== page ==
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How Should We Categorize Approaches to the History of Political Thought?

Published online by Cambridge University Press:  21 December 2020

Abstract

This paper proposes a new framework for categorizing approaches to the history of political thought. Previous categorizations exclude much research; political theory, if included, is often caricatured. And previous categorizations are one-dimensional, presenting different approaches as alternatives. My framework is two-dimensional, distinguishing six kinds of end (two empirical, four theoretical) and six kinds of means. Importantly, these choices are not alternatives: studies may have more than one end and typically use several means. Studies with different ends often use some of the same means. And all studies straddle the supposed empirical/theoretical “divide.” Quentin Skinner himself expertly combines empirical and theoretical analysis—yet the latter is often overlooked, not least because of Skinner's own methodological pronouncements. This highlights a curious disjuncture in methodological writings, between what they say we do, and what we should do. What we should do is much broader than existing categorizations imply.

Type
Research Article
Copyright
Copyright © The Author(s), 2020. Published by Cambridge University Press on behalf of University of Notre Dame.

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Footnotes

For comments and criticisms on previous versions of this article, I am grateful to my anonymous reviewers and to Ruth Abbey, the editor of this journal.

References

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41 Martinich, Two Gods of Leviathan, 11–12.

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43 See Blau, “Interpreting Texts,” 251–57, on empirical and systematic reconstruction.

44 Blau, “History of Political Thought as Detective-Work,” 1179; Blau, “Interpreting Texts,” 244–45, 258, 260, 264.

45 Blau, “Interpreting Texts,” 260; see also Hans-Georg Gadamer, Hegel's Dialectic: Five Hermeneutical Studies, trans. Christopher Smith (New Haven, CT: Yale University Press, 1976), 9.

46 Blau, “Interpreting Texts,” 258.

47 Ibid., 251

48 Blau, “History of Political Thought as Detective-Work,” 1189–93.

49 I thank Maurizio Viroli for helping me to see these other categories.

50 Adrian Blau, “Methodologies of Interpreting Hobbes: Historical and Philosophical,” in Interpreting Hobbes's Political Philosophy, ed. S. A. Lloyd (Cambridge: Cambridge University Press, 2019), 11.

51 Devin Stauffer, Hobbes's Kingdom of Light: A Study of the Foundations of Modern Political Philosophy (Chicago: University of Chicago Press, 2018), 7–9.

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53 Rosenblatt, Rousseau and Geneva, 255–56; Blau, “Interpreting Texts,” 247–48.

54 A. John Simmons, The Lockean Theory of Rights (Princeton: Princeton University Press, 1992).

55 Blau, “Interpreting Texts,” 254–56.

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57 Patrick Thaddeus Jackson, The Conduct of Inquiry in International Relations: Philosophy of Science and Its Implications for the Study of World Politics (London: Routledge, 2011), 35–36, 115–41.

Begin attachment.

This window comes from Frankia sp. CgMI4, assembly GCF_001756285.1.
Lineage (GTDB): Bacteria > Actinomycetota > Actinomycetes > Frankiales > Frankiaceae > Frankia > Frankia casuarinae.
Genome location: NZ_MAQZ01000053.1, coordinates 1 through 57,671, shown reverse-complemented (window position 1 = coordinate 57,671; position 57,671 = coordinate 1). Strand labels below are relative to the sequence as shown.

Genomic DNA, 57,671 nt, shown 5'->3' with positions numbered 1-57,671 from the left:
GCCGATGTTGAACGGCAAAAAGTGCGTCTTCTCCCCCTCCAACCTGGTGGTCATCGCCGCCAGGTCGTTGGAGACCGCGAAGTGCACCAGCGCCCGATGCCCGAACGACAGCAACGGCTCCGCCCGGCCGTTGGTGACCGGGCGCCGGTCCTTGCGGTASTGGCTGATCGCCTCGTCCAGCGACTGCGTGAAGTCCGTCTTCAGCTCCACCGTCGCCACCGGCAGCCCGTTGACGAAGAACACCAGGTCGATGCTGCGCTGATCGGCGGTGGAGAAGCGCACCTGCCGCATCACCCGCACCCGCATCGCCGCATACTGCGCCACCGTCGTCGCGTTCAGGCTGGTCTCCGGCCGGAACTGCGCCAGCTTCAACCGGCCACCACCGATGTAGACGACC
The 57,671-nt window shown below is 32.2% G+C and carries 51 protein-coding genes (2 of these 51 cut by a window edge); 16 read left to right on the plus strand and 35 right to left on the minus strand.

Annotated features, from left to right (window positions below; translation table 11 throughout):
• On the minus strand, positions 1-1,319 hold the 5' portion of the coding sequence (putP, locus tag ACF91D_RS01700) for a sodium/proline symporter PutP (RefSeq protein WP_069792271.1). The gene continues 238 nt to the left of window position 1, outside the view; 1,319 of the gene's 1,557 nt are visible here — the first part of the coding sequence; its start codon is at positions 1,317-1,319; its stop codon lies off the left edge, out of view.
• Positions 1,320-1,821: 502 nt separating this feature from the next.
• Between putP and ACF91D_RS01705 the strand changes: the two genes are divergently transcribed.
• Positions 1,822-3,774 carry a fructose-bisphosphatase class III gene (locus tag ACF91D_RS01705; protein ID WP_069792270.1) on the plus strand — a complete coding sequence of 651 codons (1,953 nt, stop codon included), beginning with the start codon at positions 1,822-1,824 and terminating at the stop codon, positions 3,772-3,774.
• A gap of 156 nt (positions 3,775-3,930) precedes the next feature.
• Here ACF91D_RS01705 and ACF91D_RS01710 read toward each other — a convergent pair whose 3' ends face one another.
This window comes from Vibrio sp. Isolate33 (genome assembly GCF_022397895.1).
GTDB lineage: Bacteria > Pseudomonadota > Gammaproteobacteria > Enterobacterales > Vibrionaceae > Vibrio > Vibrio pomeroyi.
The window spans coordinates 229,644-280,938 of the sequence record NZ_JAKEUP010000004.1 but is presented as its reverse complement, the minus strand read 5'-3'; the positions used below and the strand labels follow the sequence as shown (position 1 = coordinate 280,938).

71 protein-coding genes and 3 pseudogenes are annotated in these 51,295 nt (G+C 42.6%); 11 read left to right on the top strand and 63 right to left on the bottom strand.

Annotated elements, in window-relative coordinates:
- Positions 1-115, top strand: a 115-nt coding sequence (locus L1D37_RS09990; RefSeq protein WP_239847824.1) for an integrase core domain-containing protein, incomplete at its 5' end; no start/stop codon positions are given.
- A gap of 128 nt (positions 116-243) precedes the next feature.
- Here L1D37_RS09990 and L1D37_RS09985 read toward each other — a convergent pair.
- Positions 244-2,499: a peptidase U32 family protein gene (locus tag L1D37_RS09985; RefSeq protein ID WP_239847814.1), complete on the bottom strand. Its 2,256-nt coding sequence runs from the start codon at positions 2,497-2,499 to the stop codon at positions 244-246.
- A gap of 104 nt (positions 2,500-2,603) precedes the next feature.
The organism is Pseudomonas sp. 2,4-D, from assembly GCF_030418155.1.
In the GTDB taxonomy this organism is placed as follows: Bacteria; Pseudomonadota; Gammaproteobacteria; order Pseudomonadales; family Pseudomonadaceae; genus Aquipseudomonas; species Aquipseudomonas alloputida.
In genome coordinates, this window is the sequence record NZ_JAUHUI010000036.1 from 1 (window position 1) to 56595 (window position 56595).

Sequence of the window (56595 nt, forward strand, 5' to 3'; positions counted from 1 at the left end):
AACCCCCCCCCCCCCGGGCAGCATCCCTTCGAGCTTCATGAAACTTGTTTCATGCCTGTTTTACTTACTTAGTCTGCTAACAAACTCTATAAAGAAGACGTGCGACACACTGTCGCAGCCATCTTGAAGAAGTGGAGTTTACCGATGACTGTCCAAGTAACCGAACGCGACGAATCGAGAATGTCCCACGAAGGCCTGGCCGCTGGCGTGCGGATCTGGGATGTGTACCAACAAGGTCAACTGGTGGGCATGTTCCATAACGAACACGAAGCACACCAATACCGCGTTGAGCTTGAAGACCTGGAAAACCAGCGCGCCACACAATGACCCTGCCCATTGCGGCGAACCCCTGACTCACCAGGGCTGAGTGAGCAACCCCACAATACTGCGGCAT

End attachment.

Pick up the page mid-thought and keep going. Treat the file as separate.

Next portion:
58 Adrian Blau, “Meanings and Understandings in the History of Ideas,” Journal of the Philosophy of History 14, no. 2 (2020): 239–47.

59 Frederick Neuhouser, Rousseau's Critique of Inequality: Reconstructing the “Second Discourse” (Cambridge: Cambridge University Press, 2014), 14–15.

60 Quentin Skinner, “Meaning and Understanding in the History of Ideas,” History and Theory 8, no. 1 (1969): 8.

61 Adrian Blau, “Extended Meaning and Understanding in the History of Ideas,” History and Theory 58, no. 3 (2019): 350–51.

62 Skinner, “Meaning and Understanding,” 16–22.

63 E.g., Joshua Cohen, Rousseau: A Free Community of Equals (Oxford: Oxford University Press, 2010), 6.

64 See, e.g., Susan Moller Okin, Justice, Gender, and the Family (New York: Basic Books, 1989), 10–13, 44–60, 80–87, 90–97.

65 Rousseau, Social Contract, 3.15, p. 113.

66 E.g., Rosenblatt, Rousseau and Geneva, 247–58.

67 Blau, “Meanings and Understandings,” 244–47.

68 See also Blau, “Extended Meaning,” 353–54.

69 Quentin Skinner, Hobbes and Republican Liberty (Cambridge: Cambridge University Press, 2008), ix.

70 Ibid., 216.

71 E.g., Quentin Skinner, “The Paradoxes of Political Liberty,” in Liberty, ed. David Miller (Oxford: Oxford University Press, 1991), 204–5; Quentin Skinner, Liberty before Liberalism (Cambridge: Cambridge University Press, 1998), 101–20.

72 Skinner, Hobbes and Republican Liberty, 23.

73 Ibid., 45.

74 Ibid., 24.

75 Ibid., 112–15.

76 Ibid., 129–31.

77 Ibid., 128; see also 150.

78 Ibid., 132–38; quotation at 132.

79 Ibid., 116–23.

80 Ibid., 112–15.

81 Blau, “Interpreting Texts,” 252–56; Blau, “Extended Meaning,” 352–58; Blau, “Methodologies of Interpreting Hobbes”; Blau, “Textual Context.”

82 Skinner, Hobbes and Republican Liberty, 23.

83 Ibid., 34–37, 41–47, 50–55.

84 Ibid., 37–41, 47–50; see also 21–23, 25–34, and 56–81 for other contextual comparisons.

85 Ibid., 90.

86 Ibid., 90–107.

87 Ibid., 107–15.

88 Ibid., 132–38; 162–73.

89 Ibid., 138–62; 173–77.

90 Jeffrey Green, “Political Theory as Both Philosophy and History: A Defense against Methodological Militancy,” Annual Review of Political Science 18 (2015): 435; emphasis removed.

91 Ibid., 435–36.

92 For a critique of Skinner's philosophical analysis, see Douglass, Robin, “Thomas Hobbes's Changing Account of Liberty and Challenge to Republicanism,” History of Political Thought 36, no. 2 (2015): 281–309Google Scholar.

93 Skinner, Hobbes and Republican Liberty, xvi.

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